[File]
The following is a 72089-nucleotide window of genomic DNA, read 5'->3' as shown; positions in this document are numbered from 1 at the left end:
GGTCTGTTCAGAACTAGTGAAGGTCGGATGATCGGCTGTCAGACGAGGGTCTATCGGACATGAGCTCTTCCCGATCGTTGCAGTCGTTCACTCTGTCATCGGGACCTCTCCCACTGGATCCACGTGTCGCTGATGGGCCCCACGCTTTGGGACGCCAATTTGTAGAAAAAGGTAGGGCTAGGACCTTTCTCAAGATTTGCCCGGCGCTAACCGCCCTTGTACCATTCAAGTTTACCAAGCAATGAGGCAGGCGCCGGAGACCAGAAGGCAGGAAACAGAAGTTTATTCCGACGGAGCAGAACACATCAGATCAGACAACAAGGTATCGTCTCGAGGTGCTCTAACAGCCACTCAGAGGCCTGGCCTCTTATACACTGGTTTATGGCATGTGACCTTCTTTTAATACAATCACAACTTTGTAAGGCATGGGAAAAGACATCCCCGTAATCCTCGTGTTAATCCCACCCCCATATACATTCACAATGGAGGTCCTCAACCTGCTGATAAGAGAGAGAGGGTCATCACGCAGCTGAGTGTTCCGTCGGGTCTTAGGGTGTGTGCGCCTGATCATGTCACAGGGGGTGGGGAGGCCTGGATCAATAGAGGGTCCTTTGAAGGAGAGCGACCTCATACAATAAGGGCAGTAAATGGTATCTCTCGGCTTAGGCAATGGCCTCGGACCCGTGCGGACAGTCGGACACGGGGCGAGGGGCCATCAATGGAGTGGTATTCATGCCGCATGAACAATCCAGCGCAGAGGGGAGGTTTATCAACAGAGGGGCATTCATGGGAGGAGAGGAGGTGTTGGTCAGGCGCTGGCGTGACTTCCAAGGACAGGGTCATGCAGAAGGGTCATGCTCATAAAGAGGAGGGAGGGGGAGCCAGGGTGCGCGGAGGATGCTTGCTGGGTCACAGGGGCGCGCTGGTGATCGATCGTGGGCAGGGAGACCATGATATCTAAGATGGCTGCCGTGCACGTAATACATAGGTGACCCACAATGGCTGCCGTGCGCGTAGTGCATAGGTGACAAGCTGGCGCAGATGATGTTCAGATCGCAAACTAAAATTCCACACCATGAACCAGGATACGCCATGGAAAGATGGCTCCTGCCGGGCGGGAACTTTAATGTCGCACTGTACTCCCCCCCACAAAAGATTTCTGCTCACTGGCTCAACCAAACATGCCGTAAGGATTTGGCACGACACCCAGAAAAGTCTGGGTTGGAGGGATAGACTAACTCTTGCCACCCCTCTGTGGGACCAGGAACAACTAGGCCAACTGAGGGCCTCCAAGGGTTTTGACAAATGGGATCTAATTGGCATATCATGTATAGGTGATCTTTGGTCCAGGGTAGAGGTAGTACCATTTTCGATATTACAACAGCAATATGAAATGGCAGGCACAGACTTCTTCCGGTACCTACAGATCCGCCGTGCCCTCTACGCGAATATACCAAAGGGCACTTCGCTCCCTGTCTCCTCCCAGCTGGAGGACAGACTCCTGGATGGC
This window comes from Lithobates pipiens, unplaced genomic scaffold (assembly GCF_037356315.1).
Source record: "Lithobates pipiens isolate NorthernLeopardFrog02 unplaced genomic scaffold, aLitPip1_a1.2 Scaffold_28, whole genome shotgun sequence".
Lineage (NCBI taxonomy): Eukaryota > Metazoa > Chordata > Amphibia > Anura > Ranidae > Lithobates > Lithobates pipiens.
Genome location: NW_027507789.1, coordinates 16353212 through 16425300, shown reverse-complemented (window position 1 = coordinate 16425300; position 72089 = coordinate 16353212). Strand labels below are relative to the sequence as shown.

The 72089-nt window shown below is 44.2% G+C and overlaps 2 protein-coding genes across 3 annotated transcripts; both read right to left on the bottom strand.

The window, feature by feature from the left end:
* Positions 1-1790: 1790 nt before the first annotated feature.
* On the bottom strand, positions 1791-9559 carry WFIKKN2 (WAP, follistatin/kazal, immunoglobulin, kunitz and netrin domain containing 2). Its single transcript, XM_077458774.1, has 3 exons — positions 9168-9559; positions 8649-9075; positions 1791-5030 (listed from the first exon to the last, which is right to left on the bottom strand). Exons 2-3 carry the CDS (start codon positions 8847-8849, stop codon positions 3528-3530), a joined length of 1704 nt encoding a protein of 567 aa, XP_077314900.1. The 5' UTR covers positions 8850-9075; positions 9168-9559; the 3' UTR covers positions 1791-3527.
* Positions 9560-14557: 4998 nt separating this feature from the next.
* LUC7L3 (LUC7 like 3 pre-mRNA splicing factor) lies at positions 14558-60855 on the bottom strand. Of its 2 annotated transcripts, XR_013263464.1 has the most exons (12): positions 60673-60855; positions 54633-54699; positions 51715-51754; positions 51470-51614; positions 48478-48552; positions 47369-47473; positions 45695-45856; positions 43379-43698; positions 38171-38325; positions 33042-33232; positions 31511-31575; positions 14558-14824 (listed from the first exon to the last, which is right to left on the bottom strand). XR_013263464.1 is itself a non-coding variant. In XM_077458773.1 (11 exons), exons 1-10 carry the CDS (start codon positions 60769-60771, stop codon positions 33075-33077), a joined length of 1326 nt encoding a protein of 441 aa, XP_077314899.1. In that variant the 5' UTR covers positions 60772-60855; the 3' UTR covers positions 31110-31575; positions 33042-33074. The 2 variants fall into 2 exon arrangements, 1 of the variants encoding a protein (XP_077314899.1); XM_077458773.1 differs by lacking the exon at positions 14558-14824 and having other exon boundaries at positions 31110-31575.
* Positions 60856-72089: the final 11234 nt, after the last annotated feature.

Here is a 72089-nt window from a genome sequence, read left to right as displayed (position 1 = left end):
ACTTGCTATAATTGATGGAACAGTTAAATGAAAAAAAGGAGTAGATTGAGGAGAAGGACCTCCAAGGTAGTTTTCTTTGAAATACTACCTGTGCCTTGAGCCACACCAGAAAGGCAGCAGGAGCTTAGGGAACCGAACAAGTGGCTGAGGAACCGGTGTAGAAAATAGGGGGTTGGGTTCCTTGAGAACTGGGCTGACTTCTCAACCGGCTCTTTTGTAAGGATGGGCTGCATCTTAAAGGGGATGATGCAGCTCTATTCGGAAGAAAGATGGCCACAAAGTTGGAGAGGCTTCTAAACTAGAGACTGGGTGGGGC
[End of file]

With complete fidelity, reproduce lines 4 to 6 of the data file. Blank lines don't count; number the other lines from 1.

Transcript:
Source record: "Lithobates pipiens isolate NorthernLeopardFrog02 unplaced genomic scaffold, aLitPip1_a1.2 Scaffold_28, whole genome shotgun sequence".
Lineage (NCBI taxonomy): Eukaryota > Metazoa > Chordata > Amphibia > Anura > Ranidae > Lithobates > Lithobates pipiens.
Genome location: NW_027507789.1, coordinates 16353212 through 16425300, shown reverse-complemented (window position 1 = coordinate 16425300; position 72089 = coordinate 16353212). Strand labels below are relative to the sequence as shown.